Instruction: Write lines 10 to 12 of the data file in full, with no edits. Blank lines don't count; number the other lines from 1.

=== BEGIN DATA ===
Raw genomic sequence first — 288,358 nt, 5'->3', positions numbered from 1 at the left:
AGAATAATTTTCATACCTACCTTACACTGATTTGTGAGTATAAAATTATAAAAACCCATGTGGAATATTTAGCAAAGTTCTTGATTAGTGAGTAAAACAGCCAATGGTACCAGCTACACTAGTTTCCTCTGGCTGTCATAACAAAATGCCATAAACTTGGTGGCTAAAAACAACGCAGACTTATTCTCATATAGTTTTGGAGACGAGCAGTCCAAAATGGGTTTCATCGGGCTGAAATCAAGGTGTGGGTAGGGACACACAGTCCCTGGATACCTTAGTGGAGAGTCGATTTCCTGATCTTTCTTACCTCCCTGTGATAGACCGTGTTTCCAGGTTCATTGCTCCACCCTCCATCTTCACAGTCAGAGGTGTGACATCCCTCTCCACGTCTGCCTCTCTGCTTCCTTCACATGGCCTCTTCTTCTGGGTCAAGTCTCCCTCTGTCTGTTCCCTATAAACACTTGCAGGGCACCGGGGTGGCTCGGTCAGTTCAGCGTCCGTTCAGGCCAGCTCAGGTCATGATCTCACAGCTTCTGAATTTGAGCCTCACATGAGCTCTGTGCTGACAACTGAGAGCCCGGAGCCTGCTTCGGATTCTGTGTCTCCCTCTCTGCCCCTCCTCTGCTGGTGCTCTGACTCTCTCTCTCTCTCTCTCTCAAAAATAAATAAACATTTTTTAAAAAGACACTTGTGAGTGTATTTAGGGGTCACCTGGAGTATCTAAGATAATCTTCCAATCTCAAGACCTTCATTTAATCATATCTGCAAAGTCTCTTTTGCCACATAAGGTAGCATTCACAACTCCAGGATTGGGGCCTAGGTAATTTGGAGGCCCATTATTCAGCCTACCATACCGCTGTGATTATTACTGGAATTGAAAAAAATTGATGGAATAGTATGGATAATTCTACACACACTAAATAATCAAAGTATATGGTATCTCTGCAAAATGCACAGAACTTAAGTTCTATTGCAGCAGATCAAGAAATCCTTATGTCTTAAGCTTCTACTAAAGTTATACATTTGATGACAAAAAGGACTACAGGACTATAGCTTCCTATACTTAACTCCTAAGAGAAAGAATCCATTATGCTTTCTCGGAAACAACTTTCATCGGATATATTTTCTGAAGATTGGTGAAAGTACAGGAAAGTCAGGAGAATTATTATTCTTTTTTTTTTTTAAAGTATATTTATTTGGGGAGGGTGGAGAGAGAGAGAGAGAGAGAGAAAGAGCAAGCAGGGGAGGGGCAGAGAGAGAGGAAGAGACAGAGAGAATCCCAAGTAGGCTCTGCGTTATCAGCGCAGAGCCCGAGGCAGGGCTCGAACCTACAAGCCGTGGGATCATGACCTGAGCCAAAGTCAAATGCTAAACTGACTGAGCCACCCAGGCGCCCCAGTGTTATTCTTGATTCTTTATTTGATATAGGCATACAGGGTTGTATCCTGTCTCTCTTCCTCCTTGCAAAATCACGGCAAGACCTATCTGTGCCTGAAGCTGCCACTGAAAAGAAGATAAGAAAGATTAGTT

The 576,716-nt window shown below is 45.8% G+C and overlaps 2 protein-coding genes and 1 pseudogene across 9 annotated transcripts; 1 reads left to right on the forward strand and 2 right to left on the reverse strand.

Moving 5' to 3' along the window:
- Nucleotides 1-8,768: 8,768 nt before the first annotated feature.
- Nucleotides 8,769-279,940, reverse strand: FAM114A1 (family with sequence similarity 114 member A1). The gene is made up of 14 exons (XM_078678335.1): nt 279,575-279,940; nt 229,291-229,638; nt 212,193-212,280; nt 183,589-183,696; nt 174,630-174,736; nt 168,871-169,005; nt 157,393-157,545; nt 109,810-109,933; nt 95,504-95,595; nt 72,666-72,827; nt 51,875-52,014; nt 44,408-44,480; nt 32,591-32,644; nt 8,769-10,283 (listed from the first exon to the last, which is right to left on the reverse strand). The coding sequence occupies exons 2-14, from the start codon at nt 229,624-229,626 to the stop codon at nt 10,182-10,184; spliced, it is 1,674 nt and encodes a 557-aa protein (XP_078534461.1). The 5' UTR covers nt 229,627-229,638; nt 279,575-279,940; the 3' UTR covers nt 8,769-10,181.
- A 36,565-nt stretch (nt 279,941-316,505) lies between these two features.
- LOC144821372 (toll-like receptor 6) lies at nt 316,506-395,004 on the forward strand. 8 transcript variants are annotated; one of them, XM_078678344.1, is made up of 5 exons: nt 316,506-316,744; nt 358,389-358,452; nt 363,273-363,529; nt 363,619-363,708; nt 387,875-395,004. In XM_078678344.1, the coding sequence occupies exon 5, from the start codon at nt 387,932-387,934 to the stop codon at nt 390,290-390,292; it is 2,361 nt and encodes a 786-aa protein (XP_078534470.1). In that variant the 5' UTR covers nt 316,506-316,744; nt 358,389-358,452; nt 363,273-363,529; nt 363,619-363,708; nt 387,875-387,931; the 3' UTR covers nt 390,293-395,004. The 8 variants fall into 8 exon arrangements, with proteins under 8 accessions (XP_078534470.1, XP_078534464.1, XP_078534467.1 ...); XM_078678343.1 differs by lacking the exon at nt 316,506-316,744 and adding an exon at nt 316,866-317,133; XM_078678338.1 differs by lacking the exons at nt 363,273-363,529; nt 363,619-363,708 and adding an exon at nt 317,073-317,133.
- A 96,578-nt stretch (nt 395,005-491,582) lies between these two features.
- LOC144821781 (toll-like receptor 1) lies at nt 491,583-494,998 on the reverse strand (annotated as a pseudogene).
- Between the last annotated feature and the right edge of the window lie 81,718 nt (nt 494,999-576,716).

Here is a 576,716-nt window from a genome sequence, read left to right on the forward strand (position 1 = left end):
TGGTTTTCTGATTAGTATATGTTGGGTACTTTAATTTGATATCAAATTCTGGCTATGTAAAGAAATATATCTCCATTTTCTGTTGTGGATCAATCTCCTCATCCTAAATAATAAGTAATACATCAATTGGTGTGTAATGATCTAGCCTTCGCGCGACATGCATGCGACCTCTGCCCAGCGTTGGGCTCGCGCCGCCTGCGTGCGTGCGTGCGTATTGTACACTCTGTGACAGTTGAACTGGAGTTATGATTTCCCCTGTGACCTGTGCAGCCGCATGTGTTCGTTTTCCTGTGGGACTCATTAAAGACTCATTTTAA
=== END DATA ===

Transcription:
- LOC144821781 (toll-like receptor 1) lies at nt 491,583-494,998 on the reverse strand (annotated as a pseudogene).
- Between the last annotated feature and the right edge of the window lie 81,718 nt (nt 494,999-576,716).

Here is a 576,716-nt window from a genome sequence, read left to right on the forward strand (position 1 = left end):